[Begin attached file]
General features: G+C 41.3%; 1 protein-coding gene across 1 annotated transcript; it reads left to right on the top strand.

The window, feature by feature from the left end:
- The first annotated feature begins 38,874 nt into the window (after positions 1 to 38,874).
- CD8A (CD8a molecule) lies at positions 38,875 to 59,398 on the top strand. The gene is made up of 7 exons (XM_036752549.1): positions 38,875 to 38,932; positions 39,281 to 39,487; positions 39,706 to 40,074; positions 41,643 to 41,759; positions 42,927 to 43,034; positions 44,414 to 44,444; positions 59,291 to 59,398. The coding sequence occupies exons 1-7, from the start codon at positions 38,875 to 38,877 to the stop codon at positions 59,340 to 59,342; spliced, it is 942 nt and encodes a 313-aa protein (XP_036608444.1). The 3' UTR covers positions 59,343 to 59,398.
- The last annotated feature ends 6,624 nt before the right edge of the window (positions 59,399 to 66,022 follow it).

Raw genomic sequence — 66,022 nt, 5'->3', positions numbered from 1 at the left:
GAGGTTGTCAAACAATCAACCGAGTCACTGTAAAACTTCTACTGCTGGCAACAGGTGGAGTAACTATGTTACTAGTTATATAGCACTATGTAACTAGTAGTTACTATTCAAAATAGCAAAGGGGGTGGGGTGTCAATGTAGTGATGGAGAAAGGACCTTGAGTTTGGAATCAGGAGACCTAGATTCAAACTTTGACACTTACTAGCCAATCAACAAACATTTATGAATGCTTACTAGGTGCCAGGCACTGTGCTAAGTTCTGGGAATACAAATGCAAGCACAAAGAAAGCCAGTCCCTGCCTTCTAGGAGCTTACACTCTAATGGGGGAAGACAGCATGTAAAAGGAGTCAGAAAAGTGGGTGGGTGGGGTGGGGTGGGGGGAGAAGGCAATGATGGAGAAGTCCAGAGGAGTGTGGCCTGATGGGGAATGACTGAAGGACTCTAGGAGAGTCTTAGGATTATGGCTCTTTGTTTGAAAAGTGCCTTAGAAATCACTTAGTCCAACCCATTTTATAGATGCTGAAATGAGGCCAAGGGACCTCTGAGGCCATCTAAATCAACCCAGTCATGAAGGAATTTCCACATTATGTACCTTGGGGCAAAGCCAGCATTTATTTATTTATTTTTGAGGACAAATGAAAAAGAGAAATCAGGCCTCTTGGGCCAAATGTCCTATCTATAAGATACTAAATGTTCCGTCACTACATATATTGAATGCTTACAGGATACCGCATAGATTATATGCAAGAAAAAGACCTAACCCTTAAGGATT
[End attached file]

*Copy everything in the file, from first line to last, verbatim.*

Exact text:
General features: G+C 41.3%; 1 protein-coding gene across 1 annotated transcript; it reads left to right on the top strand.

The window, feature by feature from the left end:
- The first annotated feature begins 38,874 nt into the window (after positions 1 to 38,874).
- CD8A (CD8a molecule) lies at positions 38,875 to 59,398 on the top strand. The gene is made up of 7 exons (XM_036752549.1): positions 38,875 to 38,932; positions 39,281 to 39,487; positions 39,706 to 40,074; positions 41,643 to 41,759; positions 42,927 to 43,034; positions 44,414 to 44,444; positions 59,291 to 59,398. The coding sequence occupies exons 1-7, from the start codon at positions 38,875 to 38,877 to the stop codon at positions 59,340 to 59,342; spliced, it is 942 nt and encodes a 313-aa protein (XP_036608444.1). The 3' UTR covers positions 59,343 to 59,398.
- The last annotated feature ends 6,624 nt before the right edge of the window (positions 59,399 to 66,022 follow it).

Raw genomic sequence — 66,022 nt, 5'->3', positions numbered from 1 at the left:
GAGGTTGTCAAACAATCAACCGAGTCACTGTAAAACTTCTACTGCTGGCAACAGGTGGAGTAACTATGTTACTAGTTATATAGCACTATGTAACTAGTAGTTACTATTCAAAATAGCAAAGGGGGTGGGGTGTCAATGTAGTGATGGAGAAAGGACCTTGAGTTTGGAATCAGGAGACCTAGATTCAAACTTTGACACTTACTAGCCAATCAACAAACATTTATGAATGCTTACTAGGTGCCAGGCACTGTGCTAAGTTCTGGGAATACAAATGCAAGCACAAAGAAAGCCAGTCCCTGCCTTCTAGGAGCTTACACTCTAATGGGGGAAGACAGCATGTAAAAGGAGTCAGAAAAGTGGGTGGGTGGGGTGGGGTGGGGGGAGAAGGCAATGATGGAGAAGTCCAGAGGAGTGTGGCCTGATGGGGAATGACTGAAGGACTCTAGGAGAGTCTTAGGATTATGGCTCTTTGTTTGAAAAGTGCCTTAGAAATCACTTAGTCCAACCCATTTTATAGATGCTGAAATGAGGCCAAGGGACCTCTGAGGCCATCTAAATCAACCCAGTCATGAAGGAATTTCCACATTATGTACCTTGGGGCAAAGCCAGCATTTATTTATTTATTTTTGAGGACAAATGAAAAAGAGAAATCAGGCCTCTTGGGCCAAATGTCCTATCTATAAGATACTAAATGTTCCGTCACTACATATATTGAATGCTTACAGGATACCGCATAGATTATATGCAAGAAAAAGACCTAACCCTTAAGGATT